Ruto and Sang want ICC date put off
Posted Thursday, August 11 2011 at 22:30
Two of the Ocampo Six want confirmation of charges hearings against them moved to mid October.
Lawyers for Eldoret North MP William Ruto and radio presenter Joshua Sang yesterday wrote to the International Criminal Court requesting for a delay in the hearings for six weeks to allow them interview six witnesses they had lined up in their defence. (Read: Ruto awaiting ICC nod on witnesses)
In the applications, lawyers for Tinderet MP Henry Kosgey are quoted to have agreed with the request to delay the hearing date.
Lawyer Katwa Kigen, who represents Mr Ruto and Mr Sang, said they filed the applications yesterday with the Pre-Trial Chamber and were awaiting Judge Ekaterina Trendafilova’s ruling.
“We are seeking an extension to the date of hearing of confirmation of charges by six weeks. This is because we have not been given the greenlight to interview the witnesses we have planned to use in our defence,” he said.
The date for the confirmation of charges hearings against Mr Ruto, Mr Kosgey and Mr Sang was set for September 1.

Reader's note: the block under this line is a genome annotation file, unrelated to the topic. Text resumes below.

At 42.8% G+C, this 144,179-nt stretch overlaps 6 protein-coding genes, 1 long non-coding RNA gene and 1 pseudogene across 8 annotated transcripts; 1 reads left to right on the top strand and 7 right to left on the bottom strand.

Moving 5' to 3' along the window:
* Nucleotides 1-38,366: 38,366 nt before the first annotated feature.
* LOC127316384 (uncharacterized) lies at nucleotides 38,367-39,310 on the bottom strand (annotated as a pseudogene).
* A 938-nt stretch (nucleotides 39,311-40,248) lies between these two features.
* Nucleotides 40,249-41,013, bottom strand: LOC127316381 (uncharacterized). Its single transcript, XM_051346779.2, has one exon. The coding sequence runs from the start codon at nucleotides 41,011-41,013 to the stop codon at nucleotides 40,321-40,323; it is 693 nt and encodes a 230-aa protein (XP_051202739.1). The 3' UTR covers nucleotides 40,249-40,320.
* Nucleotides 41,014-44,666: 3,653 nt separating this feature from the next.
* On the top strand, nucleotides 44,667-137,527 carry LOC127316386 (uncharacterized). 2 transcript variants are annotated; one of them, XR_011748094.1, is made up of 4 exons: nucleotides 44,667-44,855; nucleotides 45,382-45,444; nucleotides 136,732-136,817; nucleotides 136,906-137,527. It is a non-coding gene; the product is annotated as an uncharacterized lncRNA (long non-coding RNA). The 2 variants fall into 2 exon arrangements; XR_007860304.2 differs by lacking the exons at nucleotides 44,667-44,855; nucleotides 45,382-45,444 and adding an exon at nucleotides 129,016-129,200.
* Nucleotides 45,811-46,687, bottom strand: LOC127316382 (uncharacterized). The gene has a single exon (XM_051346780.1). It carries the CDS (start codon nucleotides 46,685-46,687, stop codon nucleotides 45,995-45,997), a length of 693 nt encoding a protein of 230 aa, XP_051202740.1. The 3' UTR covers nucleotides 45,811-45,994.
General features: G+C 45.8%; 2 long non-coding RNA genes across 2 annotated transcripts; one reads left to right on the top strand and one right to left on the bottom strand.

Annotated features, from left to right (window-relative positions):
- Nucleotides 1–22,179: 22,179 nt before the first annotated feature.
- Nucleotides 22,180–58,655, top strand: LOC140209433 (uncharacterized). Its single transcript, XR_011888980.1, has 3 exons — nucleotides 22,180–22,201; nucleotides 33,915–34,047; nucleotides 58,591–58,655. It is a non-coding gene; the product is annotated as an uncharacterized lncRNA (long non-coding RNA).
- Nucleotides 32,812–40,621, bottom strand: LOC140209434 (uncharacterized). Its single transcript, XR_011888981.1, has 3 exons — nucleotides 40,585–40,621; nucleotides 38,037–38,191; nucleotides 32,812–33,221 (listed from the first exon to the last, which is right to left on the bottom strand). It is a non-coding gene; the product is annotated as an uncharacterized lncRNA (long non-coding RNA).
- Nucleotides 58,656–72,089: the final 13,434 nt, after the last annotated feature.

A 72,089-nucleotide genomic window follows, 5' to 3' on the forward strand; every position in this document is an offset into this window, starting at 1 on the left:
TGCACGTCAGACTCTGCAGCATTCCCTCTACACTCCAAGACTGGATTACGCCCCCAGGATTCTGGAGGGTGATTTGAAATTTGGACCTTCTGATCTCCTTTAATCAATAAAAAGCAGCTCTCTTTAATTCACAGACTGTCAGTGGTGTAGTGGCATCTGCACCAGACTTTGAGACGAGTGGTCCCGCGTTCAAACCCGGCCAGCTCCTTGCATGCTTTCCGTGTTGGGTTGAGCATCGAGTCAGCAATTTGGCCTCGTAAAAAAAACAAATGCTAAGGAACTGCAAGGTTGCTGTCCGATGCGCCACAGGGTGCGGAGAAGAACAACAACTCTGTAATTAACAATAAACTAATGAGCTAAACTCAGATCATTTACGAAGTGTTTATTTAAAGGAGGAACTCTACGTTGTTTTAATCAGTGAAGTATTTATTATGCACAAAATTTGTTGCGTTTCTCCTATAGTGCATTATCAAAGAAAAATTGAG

The confirmation of charges hearings against Deputy Prime Minister Uhuru Kenyatta, Head of Civil Service Francis Muthaura and Postmaster General Hussein Ali is scheduled for September 21.
This means the confirmation of hearing charges against Mr Ruto, Mr Kosgey and Mr Sang could begin on October 13, if their application is granted.
This is three days after the conclusion of confirmation hearings of the case against Mr Kenyatta, Mr Muthaura and Mr Ali.
The lawyers for Mr Ruto, Mr Kosgey and Sang are awaiting permission from the ICC to contact their six witnesses.
They were given two weeks to submit the evidence they would depend on to counter the arguments raised by Mr Luis Moreno-Ocampo against their clients.
Mr Kigen said: “We have witnesses but we are waiting for the authority from the ICC to talk to them. You require the go-ahead from the Victims and Witnesses Unit of the ICC to call on any witnesses.”
Judge Trendafilova restricted the trio to two witnesses each.
They had proposed to call 43 witnesses, but the prosecution opposed the request.